Publish with us

Follow Penguin

Follow Penguinsters

Follow Hind Pocket Books

India, War and the Armed Forces: Books to read


Our soldiers’ heroism and valour is perhaps not talked about enough. As the country celebrates Army Day, here are books by various authors on the history of India at war, accounts of fighting and stories from the border. Learn more about the impact of war: personally and politically.

Also included are some titles to introduce the special forces to your children: they talk about life in the Indian Army, Indian Air Force and Indian Navy.

The Raj at War

At the heart of The Raj at Warare the many lives and voices of ordinary Indian people. Yasmin Khan presents the hidden and sometimes overlooked history of India at war, and shows how mobilisation for the war introduced seismic processes of economic, cultural and social change―decisively shaping the international war effort, the unravelling of the empire and India’s own political and economic trajectory.



A Revolutionary History of Interwar India

Focusing on the Hindustan Socialist Republican Army (HSRA), A Revolutionary History… delivers a fresh perspective on the ambitions, ideologies and practices of this influential organization formed by Chandrashekhar Azad and Bhagat Singh and inspired by transnational anti-imperial dissent. It is a new interpretation of the activities and political impact of the north Indian revolutionaries who advocated the use of political violence against the British.


India’s War

Between 1939 and 1945 India changed to an extraordinary extent. Millions of Indians suddenly found themselves as soldiers, fighting in Europe and North Africa but also – something simply never imagined – against a Japanese army threatening to invade eastern India. Many more were pulled into the vortex of wartime mobilization.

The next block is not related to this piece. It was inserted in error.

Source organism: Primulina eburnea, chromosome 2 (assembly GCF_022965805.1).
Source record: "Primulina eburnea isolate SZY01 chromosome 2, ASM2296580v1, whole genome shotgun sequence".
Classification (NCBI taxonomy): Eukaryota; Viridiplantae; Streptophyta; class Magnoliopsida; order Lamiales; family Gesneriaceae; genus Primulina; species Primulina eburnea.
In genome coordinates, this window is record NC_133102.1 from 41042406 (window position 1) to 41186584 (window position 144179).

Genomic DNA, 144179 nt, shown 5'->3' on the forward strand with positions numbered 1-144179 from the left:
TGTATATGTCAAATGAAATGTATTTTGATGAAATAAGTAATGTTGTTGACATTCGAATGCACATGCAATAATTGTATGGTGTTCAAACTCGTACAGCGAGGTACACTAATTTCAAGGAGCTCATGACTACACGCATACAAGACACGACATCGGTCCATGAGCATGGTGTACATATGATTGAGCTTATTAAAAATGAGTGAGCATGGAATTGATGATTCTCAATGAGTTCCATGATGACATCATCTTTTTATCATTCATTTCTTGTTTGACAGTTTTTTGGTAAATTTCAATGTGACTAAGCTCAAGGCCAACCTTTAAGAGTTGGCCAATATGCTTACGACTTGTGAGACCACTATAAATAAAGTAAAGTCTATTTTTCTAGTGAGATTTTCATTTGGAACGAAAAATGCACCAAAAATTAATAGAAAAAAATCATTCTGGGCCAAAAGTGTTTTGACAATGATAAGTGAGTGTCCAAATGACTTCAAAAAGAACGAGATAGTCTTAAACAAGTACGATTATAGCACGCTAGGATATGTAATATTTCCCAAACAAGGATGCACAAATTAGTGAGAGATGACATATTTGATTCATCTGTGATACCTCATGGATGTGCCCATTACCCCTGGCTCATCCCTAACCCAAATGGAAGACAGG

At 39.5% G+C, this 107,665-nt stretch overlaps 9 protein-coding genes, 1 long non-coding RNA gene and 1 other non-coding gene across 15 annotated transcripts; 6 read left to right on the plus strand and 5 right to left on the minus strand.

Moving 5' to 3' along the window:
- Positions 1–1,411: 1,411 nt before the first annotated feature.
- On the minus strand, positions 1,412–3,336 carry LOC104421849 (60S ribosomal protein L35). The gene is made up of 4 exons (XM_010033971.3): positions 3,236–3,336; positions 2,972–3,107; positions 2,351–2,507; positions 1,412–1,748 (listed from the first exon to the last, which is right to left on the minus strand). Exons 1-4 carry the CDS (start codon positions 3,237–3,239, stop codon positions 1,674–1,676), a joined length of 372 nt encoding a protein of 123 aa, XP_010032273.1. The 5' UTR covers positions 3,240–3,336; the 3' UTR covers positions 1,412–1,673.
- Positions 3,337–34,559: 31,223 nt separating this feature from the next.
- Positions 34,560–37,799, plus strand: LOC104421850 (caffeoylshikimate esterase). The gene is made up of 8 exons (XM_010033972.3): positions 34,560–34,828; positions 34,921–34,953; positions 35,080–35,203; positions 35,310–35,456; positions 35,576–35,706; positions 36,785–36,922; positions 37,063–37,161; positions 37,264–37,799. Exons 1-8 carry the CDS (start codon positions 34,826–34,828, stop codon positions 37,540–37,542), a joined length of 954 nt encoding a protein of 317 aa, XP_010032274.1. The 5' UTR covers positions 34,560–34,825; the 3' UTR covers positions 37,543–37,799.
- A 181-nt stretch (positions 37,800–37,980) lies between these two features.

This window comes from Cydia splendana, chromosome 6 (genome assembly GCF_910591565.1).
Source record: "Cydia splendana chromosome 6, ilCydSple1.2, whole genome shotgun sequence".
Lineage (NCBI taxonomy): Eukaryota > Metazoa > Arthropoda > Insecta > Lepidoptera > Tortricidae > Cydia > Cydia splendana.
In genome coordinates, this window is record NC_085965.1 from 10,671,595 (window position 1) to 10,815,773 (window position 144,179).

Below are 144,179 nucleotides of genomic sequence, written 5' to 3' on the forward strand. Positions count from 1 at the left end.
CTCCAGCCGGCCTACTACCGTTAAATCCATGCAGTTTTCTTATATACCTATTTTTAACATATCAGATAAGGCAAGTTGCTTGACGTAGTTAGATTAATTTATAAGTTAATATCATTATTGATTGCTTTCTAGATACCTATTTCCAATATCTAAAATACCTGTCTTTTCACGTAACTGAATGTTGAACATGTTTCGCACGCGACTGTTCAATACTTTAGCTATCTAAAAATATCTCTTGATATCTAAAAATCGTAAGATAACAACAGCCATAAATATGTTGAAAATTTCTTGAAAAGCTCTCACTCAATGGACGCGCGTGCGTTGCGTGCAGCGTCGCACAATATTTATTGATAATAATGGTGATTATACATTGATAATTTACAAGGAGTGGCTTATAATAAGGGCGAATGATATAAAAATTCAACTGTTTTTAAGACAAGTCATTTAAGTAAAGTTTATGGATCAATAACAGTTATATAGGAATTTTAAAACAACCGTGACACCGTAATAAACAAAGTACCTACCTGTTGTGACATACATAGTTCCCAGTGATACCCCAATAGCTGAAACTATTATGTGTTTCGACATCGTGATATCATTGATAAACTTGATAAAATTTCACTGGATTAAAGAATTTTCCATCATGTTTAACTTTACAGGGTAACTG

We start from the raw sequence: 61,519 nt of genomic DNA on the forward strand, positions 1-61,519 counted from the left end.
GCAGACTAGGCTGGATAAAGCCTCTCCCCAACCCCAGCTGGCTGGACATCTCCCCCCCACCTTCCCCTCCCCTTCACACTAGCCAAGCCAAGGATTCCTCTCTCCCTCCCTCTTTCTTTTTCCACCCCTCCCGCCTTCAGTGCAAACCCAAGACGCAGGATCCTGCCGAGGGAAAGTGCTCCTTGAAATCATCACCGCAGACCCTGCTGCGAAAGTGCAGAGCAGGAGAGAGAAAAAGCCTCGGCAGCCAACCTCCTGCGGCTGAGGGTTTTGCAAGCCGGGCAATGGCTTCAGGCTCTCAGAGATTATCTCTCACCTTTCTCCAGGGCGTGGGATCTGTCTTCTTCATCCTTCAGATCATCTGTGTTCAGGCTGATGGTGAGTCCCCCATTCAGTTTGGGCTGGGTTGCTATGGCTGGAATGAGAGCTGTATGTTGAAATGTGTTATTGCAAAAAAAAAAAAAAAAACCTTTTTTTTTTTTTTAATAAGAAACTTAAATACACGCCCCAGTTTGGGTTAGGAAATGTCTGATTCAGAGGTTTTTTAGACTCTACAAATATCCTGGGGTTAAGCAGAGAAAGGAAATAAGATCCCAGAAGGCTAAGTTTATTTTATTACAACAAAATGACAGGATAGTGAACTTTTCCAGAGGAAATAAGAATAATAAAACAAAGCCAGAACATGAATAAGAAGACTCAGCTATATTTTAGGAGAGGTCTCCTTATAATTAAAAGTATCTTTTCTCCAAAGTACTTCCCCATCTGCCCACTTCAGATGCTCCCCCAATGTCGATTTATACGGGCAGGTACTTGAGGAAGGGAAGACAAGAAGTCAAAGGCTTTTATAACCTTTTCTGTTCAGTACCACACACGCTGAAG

Srinath Raghavan’s compelling and original book gives both a surprising new account of the fighting and of life on the home front.



Learn all about an exceptional way of life SHOOT, DIVE, FLY aims to introduce teenagers to the armed forces and tell them about the perils-the rigours and the challenges-and perks-the thrill and the adventure-of a career in uniform. Ballroom dancing, flying fighter planes, detonating bombs, skinning and eating snakes in times of dire need, and everything else in between-there’s nothing our officers can’t do!. Read twenty-one nail-biting stories of daring. Hear from some amazing men and women about what the forces have taught them-and decide if the olivegreen uniform is what you want to wear too.


Vijyant at Kargil

This was the last letter Captain Vijyant Thapar wrote to his family. He was twenty-two when he was martyred in the Kargil War, having fought bravely in the crucial battles of Tololing and Knoll. A fourth-generation army officer, Vijyant dreamt of serving his country even as a young boy. In this first-ever biography, we learn about his journey to join the Indian Military Academy and the experiences that shaped him into a fine officer.



Kargil takes you into the treacherous mountains where some of Indian Army’s bloodiest battles were fought. Interviewing war survivors and martyrs’ families, Rachna Bisht Rawat tells stories of extraordinary human courage, of not just men in uniform but also those who loved them the most. With its gritty stories of incomparable bravery, Kargil is a tribute to the 527 young braves who gave up their lives for us-and the many who were ready to do it too.


Guns, Guts and Glory

The perfect boxset to gift: this has three titles. 1965: Stories from the Second Indo-Pakistan War, Shoot, Dive, Fly: Stories of Grit and Adventure from the Indian Army and The Brave: Param Vir Chakra Stories that share stories from the war


India’s Most Fearless I &II

India’s Most Fearless covers fourteen true stories of extraordinary courage and fearlessness, providing a glimpse into the kind of heroism our soldiers display in unthinkably hostile conditions and under grave provocation. The highly anticipated sequel to India’s Most Fearless brings you fourteen more stories of astonishing fearlessness, and gets you closer than ever before to the personal bravery that Indian military men display in the line of duty.



On 1 September 1965, Pakistan invaded Chamb district in Jammu and Kashmir, triggering a series of tank battles, operations and counter-operations. It was only the bravery and well-executed strategic decisions of the soldiers of the Indian Army that countered the very real threat of losing Kashmir to Pakistan. Recounting the battles fought by five different regiments, the narrative reconstructs the events of the 1965 Indo-Pakistan war, outlining details never revealed before, and remembers its unsung heroes.